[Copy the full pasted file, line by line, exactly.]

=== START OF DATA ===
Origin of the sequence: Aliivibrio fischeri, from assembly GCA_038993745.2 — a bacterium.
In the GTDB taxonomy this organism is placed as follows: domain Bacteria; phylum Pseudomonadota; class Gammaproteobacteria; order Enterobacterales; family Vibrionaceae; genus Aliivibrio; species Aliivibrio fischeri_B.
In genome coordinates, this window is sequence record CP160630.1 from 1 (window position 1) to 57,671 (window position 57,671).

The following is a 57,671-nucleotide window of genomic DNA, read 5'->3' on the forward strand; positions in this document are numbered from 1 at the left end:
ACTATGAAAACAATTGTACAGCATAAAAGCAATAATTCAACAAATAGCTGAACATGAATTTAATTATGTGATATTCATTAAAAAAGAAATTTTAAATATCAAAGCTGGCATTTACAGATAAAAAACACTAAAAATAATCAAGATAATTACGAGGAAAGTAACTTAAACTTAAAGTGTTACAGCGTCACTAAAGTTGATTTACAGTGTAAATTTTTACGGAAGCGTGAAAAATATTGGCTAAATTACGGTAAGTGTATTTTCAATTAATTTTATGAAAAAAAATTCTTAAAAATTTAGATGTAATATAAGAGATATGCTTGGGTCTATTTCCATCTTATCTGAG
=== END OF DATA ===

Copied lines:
Origin of the sequence: Aliivibrio fischeri, from assembly GCA_038993745.2 — a bacterium.
In the GTDB taxonomy this organism is placed as follows: domain Bacteria; phylum Pseudomonadota; class Gammaproteobacteria; order Enterobacterales; family Vibrionaceae; genus Aliivibrio; species Aliivibrio fischeri_B.
In genome coordinates, this window is sequence record CP160630.1 from 1 (window position 1) to 57,671 (window position 57,671).

The following is a 57,671-nucleotide window of genomic DNA, read 5'->3' on the forward strand; positions in this document are numbered from 1 at the left end:
ACTATGAAAACAATTGTACAGCATAAAAGCAATAATTCAACAAATAGCTGAACATGAATTTAATTATGTGATATTCATTAAAAAAGAAATTTTAAATATCAAAGCTGGCATTTACAGATAAAAAACACTAAAAATAATCAAGATAATTACGAGGAAAGTAACTTAAACTTAAAGTGTTACAGCGTCACTAAAGTTGATTTACAGTGTAAATTTTTACGGAAGCGTGAAAAATATTGGCTAAATTACGGTAAGTGTATTTTCAATTAATTTTATGAAAAAAAATTCTTAAAAATTTAGATGTAATATAAGAGATATGCTTGGGTCTATTTCCATCTTATCTGAG